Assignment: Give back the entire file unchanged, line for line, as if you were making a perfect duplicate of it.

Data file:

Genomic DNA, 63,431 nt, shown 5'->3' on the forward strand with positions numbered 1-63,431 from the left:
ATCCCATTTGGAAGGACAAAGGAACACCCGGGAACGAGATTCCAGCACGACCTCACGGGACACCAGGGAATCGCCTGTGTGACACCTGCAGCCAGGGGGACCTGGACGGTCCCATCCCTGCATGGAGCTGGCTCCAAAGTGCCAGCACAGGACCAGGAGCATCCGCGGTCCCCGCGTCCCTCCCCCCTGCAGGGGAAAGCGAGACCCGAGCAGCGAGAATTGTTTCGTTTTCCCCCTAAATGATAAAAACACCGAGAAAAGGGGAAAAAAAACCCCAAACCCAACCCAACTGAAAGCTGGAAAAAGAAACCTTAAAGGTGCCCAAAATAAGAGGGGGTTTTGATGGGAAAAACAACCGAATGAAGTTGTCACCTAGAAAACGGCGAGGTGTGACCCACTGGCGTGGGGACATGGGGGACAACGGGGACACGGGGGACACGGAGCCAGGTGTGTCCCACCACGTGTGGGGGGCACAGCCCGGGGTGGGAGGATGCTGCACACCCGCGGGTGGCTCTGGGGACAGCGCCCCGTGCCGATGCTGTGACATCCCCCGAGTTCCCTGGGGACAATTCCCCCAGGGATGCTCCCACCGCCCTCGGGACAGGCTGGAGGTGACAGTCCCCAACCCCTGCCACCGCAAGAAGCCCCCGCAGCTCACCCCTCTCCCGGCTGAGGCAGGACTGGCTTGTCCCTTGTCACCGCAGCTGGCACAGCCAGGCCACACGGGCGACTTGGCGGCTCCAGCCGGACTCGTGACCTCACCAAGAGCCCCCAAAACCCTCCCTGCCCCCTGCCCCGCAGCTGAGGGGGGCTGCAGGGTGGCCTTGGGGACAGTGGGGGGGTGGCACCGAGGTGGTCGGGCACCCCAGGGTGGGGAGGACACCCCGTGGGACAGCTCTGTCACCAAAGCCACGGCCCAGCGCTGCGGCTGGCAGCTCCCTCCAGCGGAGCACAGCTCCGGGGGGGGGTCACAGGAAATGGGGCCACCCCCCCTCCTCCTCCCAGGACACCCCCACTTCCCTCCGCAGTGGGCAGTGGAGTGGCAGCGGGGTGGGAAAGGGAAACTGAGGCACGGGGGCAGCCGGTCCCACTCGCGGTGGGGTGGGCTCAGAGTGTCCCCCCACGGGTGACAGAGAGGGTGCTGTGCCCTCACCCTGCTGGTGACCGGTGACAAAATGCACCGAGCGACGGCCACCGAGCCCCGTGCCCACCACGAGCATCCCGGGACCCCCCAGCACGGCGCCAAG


Genomic DNA, 63,431 nt, shown 5'->3' on the forward strand with positions numbered 1-63,431 from the left:
ATCCCATTTGGAAGGACAAAGGAACACCCGGGAACGAGATTCCAGCACGACCTCACGGGACACCAGGGAATCGCCTGTGTGACACCTGCAGCCAGGGGGACCTGGACGGTCCCATCCCTGCATGGAGCTGGCTCCAAAGTGCCAGCACAGGACCAGGAGCATCCGCGGTCCCCGCGTCCCTCCCCCCTGCAGGGGAAAGCGAGACCCGAGCAGCGAGAATTGTTTCGTTTTCCCCCTAAATGATAAAAACACCGAGAAAAGGGGAAAAAAAACCCCAAACCCAACCCAACTGAAAGCTGGAAAAAGAAACCTTAAAGGTGCCCAAAATAAGAGGGGGTTTTGATGGGAAAAACAACCGAATGAAGTTGTCACCTAGAAAACGGCGAGGTGTGACCCACTGGCGTGGGGACATGGGGGACAACGGGGACACGGGGGACACGGAGCCAGGTGTGTCCCACCACGTGTGGGGGGCACAGCCCGGGGTGGGAGGATGCTGCACACCCGCGGGTGGCTCTGGGGACAGCGCCCCGTGCCGATGCTGTGACATCCCCCGAGTTCCCTGGGGACAATTCCCCCAGGGATGCTCCCACCGCCCTCGGGACAGGCTGGAGGTGACAGTCCCCAACCCCTGCCACCGCAAGAAGCCCCCGCAGCTCACCCCTCTCCCGGCTGAGGCAGGACTGGCTTGTCCCTTGTCACCGCAGCTGGCACAGCCAGGCCACACGGGCGACTTGGCGGCTCCAGCCGGACTCGTGACCTCACCAAGAGCCCCCAAAACCCTCCCTGCCCCCTGCCCCGCAGCTGAGGGGGGCTGCAGGGTGGCCTTGGGGACAGTGGGGGGGTGGCACCGAGGTGGTCGGGCACCCCAGGGTGGGGAGGACACCCCGTGGGACAGCTCTGTCACCAAAGCCACGGCCCAGCGCTGCGGCTGGCAGCTCCCTCCAGCGGAGCACAGCTCCGGGGGGGGGTCACAGGAAATGGGGCCACCCCCCCTCCTCCTCCCAGGACACCCCCACTTCCCTCCGCAGTGGGCAGTGGAGTGGCAGCGGGGTGGGAAAGGGAAACTGAGGCACGGGGGCAGCCGGTCCCACTCGCGGTGGGGTGGGCTCAGAGTGTCCCCCCACGGGTGACAGAGAGGGTGCTGTGCCCTCACCCTGCTGGTGACCGGTGACAAAATGCACCGAGCGACGGCCACCGAGCCCCGTGCCCACCACGAGCATCCCGGGACCCCCCAGCACGGCGCCAAG